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Treat the Earth well. It was not given to you by your parents. It was loaned to you by your children.
Kenyan proverb
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A tree uses what comes its way to nurture itself. By sinking its roots deeply into the earth, by accepting the rain that flows towards it, by reaching out to the sun, the tree perfects its character and becomes great. ... Absorb, absorb, absorb. That is the secret of the tree.
Deng Ming-Dao Everyday Tao. 1996
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Trees for life
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The information on this page is almost all sourced from Friends of the Earth

You don’t have to grow a hair coat or travel by horse and cart to make a difference when it comes to combating climate change. Tweak your daily routine here and there and you could shrink your carbon footprint in no time – and save yourself cash in the process. Here’s how:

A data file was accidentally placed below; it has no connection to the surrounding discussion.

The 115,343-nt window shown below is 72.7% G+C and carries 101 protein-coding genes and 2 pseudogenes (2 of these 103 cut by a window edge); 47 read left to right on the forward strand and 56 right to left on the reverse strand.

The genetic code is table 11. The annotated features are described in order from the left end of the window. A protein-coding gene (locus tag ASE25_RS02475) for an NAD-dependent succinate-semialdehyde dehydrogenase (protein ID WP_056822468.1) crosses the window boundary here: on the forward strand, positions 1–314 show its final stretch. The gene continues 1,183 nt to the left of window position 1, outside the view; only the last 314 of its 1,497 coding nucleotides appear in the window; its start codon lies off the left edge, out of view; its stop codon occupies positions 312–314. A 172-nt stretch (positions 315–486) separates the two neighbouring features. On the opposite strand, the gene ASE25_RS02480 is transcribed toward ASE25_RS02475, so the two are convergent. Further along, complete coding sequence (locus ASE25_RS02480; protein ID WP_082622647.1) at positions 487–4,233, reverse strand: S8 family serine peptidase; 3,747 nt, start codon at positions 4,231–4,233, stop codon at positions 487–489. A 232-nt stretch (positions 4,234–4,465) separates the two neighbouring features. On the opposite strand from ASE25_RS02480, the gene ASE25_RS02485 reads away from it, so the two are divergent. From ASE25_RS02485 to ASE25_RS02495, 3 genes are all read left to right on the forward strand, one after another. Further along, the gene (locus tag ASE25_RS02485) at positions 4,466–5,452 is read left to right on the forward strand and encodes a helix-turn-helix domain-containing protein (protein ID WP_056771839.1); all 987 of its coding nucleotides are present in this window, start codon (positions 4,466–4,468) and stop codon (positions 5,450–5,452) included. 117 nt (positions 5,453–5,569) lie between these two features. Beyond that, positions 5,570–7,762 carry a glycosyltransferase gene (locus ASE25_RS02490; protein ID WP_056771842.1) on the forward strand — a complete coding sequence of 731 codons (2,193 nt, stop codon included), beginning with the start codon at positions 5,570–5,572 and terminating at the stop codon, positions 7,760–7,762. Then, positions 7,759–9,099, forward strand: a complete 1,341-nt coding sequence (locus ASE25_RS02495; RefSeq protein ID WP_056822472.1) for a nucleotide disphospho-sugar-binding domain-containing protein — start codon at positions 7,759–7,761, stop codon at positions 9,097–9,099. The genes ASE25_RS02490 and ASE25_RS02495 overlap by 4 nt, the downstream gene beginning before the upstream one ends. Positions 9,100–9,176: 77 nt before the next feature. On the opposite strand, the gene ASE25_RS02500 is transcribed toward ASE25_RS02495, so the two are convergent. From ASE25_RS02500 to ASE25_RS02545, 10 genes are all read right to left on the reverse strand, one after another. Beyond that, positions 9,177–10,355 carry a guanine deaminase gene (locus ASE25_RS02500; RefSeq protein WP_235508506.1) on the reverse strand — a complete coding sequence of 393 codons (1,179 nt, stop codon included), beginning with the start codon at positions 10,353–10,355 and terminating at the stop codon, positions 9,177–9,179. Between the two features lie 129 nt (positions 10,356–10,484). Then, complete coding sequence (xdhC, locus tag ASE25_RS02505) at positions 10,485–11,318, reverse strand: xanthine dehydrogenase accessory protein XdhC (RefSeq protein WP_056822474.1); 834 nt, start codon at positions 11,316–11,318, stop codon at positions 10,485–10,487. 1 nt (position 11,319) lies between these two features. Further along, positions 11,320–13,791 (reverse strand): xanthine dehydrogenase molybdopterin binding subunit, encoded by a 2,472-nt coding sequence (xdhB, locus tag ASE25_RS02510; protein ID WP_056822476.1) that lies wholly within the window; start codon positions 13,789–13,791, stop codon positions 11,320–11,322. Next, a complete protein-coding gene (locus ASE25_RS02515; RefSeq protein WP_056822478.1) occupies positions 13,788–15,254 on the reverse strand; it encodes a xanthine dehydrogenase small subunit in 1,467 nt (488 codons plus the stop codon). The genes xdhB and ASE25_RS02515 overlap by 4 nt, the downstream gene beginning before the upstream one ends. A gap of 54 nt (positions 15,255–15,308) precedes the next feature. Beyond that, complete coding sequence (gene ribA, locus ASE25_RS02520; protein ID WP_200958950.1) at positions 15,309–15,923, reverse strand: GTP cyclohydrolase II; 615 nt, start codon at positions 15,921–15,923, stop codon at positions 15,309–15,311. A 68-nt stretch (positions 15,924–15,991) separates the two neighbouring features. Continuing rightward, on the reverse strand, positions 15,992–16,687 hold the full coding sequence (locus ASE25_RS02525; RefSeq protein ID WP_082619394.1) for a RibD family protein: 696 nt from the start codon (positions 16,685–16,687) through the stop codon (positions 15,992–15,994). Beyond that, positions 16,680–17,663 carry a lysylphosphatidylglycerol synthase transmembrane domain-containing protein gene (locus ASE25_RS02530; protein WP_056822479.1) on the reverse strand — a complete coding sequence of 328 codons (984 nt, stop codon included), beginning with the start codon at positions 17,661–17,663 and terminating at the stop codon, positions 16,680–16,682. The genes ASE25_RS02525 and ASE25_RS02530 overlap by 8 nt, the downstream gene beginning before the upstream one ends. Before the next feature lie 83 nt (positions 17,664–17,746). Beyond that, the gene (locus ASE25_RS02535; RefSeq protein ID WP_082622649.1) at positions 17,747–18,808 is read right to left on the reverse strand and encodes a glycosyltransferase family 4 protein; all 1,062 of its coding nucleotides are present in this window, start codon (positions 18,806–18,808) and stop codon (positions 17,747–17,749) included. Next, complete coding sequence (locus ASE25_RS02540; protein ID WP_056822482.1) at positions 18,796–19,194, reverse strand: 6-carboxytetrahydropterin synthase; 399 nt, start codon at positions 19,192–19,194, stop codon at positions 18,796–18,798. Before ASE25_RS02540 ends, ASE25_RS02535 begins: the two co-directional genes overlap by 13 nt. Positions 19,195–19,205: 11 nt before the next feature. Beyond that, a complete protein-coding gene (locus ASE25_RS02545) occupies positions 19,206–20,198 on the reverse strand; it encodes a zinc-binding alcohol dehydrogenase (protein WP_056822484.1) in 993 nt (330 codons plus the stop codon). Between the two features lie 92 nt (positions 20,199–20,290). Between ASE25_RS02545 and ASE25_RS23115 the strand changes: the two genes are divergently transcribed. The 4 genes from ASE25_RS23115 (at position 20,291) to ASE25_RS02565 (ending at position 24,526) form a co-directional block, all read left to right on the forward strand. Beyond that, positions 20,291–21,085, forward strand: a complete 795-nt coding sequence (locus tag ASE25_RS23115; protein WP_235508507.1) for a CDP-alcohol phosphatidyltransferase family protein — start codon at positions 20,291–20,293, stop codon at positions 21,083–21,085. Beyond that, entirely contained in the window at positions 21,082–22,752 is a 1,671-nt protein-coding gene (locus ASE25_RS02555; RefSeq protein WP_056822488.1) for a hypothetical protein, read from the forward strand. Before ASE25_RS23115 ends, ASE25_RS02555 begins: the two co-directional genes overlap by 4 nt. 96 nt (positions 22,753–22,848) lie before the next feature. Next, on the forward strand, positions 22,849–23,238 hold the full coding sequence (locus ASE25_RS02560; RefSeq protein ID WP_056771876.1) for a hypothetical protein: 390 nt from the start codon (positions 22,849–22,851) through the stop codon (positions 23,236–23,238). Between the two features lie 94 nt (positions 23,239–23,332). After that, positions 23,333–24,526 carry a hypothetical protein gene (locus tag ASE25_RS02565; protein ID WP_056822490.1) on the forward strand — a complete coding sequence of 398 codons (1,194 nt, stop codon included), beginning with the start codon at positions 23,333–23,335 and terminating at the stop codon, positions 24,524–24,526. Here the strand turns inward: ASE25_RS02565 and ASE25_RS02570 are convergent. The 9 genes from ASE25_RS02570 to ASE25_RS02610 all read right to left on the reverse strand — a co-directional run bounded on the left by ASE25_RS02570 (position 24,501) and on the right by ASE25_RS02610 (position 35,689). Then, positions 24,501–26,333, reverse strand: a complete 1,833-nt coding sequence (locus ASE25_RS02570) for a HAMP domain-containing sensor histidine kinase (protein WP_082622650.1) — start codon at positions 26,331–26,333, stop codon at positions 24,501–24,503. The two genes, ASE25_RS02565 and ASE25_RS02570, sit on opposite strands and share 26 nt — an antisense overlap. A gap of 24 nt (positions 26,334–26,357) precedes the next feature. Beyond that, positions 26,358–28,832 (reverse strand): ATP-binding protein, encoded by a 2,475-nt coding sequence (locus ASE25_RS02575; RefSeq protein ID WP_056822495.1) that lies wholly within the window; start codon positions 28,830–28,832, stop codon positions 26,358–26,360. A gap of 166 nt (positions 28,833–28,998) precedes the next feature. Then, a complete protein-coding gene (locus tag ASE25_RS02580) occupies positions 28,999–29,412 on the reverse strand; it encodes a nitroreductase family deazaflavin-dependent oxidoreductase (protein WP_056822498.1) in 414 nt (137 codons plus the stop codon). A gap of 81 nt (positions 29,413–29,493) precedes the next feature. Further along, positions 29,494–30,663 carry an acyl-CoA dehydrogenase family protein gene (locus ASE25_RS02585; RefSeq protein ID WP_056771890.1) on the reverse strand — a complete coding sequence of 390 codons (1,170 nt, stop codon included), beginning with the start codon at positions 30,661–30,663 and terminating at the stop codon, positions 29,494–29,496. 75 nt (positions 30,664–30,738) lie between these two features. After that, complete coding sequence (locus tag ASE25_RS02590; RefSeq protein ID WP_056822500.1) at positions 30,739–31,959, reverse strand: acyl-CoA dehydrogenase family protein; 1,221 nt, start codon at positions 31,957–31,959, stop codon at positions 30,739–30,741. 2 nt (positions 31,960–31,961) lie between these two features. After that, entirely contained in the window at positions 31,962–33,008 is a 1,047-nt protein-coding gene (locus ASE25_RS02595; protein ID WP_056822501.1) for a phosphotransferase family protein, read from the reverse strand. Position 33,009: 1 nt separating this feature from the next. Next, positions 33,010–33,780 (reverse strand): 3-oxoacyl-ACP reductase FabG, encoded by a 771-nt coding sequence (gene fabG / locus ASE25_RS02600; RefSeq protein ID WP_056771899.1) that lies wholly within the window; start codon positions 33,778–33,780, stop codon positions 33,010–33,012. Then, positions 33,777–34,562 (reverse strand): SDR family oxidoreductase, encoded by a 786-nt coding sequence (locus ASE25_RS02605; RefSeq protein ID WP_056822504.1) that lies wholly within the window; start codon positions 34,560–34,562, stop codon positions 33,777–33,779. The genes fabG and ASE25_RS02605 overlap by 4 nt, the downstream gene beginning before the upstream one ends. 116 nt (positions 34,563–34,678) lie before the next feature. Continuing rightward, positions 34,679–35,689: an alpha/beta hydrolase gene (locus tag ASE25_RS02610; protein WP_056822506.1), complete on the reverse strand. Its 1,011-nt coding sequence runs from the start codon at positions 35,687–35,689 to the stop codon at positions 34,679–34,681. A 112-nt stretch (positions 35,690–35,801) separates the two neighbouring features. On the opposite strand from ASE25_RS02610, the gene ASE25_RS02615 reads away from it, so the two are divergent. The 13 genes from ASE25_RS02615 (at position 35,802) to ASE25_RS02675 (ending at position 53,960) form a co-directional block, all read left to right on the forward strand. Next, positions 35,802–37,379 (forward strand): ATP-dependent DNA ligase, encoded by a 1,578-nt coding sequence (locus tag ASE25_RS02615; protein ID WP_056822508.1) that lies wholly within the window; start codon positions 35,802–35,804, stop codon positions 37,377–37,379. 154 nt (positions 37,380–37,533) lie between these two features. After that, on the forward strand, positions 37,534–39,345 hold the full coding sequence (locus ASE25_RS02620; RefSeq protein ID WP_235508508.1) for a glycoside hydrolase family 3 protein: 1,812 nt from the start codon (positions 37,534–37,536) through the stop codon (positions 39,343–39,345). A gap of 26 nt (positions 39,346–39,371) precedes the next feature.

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Food and Drink

In the UK, we spend £500 million every year on organic food – but the environmental benefits of organic farming are cancelled out if produce is flown around the world. The energy it takes to fly organic food in from New Zealand is 235 times greater than the amount of energy saved by using organic farming methods.


1. Think before you buy. Demand locally produced food whenever you shop – it’s your right to be choosy!
2. Cook from fresh. Avoiding processed and packaged foods reduces the emissions generated by transporting multiple ingredients and products long distances, and producing packaging. Besides, fresh food is better for your health.
3. Cook clever! Making toast? Use a toaster rather than the grill – it uses much less energy.
4. Buy food that’s in season. Out of season produce is often imported by air, which consumes vast amounts of energy. Find your nearest farmer’s market at www.farmersmarkets.net.
5. Buy organic milk. Producing one litre of non-organic milk uses more than three times the amount of energy it takes to make one a litre of organic milk.
6. Recycle aluminium. The amount of energy saved by recycling one aluminium drinks can is enough to run a TV for three hours.
7. Buy in bulk. It’s cheaper and limits the waste generated through packaging items individually. Don’t need much? Combine orders with a friend or neighbour. Try wholesalers www.suma.co.uk or www.infinityfoods.co.uk.